Addition of extra DNA sequences to simian virus 40 DNA in vivo

K Yoshike, V Defendi
1977 Journal of Virology  
The possible addition of extra sequences to simian virus 40 (SV40) DNA was analyzed by electron microscopy in two different cell systems, productively infected monkey cells and activated heterokaryons of monkey and transformed mouse 3T3 cells. We found that the closed circular DNA fraction, extracted from monkey cells at 70 h after infection with nondefective SV40 at a multiplicity of infection of 6 PFU/cell, contained oversized molecules (1.1 to 2.0 fractional lengths of SV40 DNA) constituting
more » ... 0 DNA) constituting about 8% of the molecules having lengths equal to or shorter than SV40 dimer DNA. The oversized molecules had the entire SV40 sequences. The added DNA was heterogeneous in length. The sites of addition were not specific with reference to the EcoRI site. These results suggest that recombination between monkey and SV40 DNAs or partial duplication of SV40 DNA occurs at many sites on the SV40 chromosome. The integrated SV40 DNA is excised and replicates in activated heterokaryons. In this system, besides SV40 DNA we found heterogeneous undersized and oversized molecules containing SV40 sequences in the closed circular DNA population. Additions differing in size appeared to be overlapping and to have occurred at a preferential site on the SV40 chromosome. These results support the hypothesis that host DNA can be added to SV40 DNA at the site of integration at the time of excision. Since simian virus 40 (SV40) DNA in transformed cells has been shown to be linked covalently to cell DNA (11), the integration of SV40 DNA into cell DNA, which occurs in both permissive and nonpermissive systems (4, 5), appears to be one of the essential early events for stable transformation of infected cells. The simplest model for the integration would be that the linear insertion of the entire circular SV40 DNA into cell DNA results from the recombination of the two DNAs by a single crossover (1). From this model it is predicted that the SV40 provirus is excised from cell DNA by the reverse process, or circularization of viral DNA at the site of integration. This model is consistent with the fact that the SV40 provirus is induced to initiate production of infectious progeny virus when the transformed cells are fused with SV40-susceptible monkey cells (8, 16). It is also predicted that recombinant molecules containing both virus and cell DNA sequences are occasionally generated, possibly by an abnormal circularization of the provirus at the time of excision. SV40 .DNA from defective virions produced and accumulated during serial undiluted pas-1 Present address: Department of Enteroviruses, National Tngtitute of Health, Kamiosaki, Shinagawa-ku, To-Kyo 141, Japan. sages in monkey cells (14, 17) has been shown to contain host DNA sequences (9). The types of defective DNA that may contain the cell DNA sequences are substitution molecules (12) and insertion molecules having a deletion at a different site (19). Whether both or only one of the two types are recombinant molecules is unclear. Defective DNA molecules isolated from virions do not necessarily represent those initially formed because selection of viral DNA may occur during encapsidation. Thus, it is possible that an abnormal circularization of provirus results in the formation of a variety of substitution and addition molecules, but only those having appropriate lengths can be encapsidated into mature virions and replicate during the subsequent virus propagation. In the present study we examined by electron microscopy the heterogeneity in size and base sequence of free (nonencapsidated) intracellular closed circular DNA molecules produced in two systems, productively infected monkey cells (in which SV40 DNA may be integrated and excised) and heterokaryons produced by the fusion of SV40-transformed and permissive cells (in which SV40 provirus is excised and replicated). We found that extra DNA sequences can be added to SV40 DNA in the two systems. 323 on May 7, 2020 by guest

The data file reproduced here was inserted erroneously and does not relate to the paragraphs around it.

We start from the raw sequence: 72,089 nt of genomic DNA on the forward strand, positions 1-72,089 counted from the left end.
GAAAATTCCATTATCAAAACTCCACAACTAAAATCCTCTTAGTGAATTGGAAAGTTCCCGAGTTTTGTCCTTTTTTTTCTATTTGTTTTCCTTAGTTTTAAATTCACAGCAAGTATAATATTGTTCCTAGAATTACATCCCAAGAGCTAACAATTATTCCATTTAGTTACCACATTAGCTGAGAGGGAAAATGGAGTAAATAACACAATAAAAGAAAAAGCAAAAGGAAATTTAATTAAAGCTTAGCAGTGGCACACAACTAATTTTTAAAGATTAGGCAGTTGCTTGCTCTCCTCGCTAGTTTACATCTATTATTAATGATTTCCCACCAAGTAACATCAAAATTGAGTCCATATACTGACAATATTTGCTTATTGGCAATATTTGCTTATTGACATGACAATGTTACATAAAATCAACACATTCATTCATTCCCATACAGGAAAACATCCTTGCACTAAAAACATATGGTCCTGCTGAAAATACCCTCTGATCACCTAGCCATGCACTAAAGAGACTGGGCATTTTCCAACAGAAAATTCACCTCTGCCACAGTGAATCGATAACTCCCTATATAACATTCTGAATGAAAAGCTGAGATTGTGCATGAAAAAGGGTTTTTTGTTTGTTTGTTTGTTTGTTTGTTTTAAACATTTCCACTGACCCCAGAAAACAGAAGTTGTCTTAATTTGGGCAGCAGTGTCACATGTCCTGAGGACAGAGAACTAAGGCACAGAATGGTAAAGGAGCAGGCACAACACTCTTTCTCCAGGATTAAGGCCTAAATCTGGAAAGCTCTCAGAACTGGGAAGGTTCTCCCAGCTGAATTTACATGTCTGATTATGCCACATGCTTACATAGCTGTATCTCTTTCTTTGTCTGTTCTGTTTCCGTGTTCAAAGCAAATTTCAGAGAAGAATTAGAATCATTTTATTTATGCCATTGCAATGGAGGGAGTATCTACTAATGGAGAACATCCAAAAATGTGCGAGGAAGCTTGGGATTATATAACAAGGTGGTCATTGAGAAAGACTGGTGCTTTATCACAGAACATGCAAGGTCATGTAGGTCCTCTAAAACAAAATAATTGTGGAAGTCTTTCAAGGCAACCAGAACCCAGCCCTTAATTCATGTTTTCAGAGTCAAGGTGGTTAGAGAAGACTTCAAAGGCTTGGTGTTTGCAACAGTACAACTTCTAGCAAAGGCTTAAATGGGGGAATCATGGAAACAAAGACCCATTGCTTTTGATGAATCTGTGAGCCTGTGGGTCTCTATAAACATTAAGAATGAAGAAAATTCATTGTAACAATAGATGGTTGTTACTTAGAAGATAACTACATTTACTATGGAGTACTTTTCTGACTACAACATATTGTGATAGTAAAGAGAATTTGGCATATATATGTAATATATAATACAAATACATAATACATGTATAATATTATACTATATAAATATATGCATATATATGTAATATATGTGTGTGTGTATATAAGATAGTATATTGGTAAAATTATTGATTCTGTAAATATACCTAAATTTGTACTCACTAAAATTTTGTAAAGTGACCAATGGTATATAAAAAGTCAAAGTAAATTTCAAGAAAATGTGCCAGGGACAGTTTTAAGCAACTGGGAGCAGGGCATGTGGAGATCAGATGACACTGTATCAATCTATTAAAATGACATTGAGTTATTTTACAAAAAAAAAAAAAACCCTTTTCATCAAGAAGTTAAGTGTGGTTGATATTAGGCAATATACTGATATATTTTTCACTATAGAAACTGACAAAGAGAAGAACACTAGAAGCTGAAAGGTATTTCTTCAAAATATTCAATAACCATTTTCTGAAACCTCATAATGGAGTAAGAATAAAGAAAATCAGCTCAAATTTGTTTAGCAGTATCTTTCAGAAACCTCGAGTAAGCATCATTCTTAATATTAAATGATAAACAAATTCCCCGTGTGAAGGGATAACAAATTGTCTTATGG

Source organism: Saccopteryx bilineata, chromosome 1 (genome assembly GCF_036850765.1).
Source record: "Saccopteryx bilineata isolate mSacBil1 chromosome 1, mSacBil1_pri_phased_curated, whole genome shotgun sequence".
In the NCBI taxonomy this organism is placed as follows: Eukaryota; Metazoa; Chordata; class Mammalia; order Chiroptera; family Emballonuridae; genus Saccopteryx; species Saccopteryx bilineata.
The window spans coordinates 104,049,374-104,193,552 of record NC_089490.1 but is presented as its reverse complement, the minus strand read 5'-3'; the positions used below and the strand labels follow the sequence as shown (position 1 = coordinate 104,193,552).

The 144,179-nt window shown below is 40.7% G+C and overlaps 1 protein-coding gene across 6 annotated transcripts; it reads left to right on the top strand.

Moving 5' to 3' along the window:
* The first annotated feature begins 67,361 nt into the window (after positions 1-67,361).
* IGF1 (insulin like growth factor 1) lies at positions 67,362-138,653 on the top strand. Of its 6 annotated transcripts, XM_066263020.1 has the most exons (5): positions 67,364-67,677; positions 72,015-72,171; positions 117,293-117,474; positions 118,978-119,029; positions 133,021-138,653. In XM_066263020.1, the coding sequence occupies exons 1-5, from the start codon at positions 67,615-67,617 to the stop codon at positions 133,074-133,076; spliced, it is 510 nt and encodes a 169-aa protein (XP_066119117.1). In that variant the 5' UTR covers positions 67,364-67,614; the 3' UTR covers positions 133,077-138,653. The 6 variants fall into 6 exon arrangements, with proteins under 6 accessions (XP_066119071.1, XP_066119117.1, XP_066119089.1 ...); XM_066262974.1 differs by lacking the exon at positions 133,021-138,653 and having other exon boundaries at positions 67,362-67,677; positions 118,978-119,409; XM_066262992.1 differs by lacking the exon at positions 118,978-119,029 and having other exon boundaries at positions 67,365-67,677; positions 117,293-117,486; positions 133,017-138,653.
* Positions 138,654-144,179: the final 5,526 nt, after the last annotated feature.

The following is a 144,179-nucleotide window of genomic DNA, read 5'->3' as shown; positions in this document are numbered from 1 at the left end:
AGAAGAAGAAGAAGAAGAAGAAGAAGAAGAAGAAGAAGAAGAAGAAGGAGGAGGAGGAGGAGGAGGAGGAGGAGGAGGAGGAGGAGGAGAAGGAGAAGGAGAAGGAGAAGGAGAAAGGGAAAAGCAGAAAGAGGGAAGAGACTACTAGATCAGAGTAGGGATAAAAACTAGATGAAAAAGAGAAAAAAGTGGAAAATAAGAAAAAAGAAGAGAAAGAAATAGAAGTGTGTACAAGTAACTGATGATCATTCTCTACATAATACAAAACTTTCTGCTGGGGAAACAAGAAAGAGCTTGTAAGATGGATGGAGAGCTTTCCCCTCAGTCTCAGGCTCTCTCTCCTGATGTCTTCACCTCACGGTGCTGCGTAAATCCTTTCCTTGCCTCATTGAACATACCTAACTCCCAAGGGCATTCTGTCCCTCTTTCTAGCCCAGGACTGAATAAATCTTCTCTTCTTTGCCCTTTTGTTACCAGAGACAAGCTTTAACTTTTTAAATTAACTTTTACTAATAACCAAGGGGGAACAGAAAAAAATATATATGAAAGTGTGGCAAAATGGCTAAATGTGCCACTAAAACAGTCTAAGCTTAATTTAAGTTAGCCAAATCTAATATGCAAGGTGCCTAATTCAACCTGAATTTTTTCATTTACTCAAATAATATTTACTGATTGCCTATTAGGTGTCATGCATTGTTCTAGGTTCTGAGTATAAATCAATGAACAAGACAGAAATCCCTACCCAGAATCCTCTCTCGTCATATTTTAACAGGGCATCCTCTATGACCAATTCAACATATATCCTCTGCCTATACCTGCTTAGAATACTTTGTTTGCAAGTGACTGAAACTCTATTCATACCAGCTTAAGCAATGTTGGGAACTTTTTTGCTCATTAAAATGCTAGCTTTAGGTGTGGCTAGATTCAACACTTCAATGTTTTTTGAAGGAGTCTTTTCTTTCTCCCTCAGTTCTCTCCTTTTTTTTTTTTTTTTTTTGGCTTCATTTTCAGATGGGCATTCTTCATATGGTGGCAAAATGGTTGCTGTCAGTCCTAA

doi:10.1128/jvi.23.2.323-337.1977 fatcat:mqqrdfxqz5botcjc6emkcnhb5u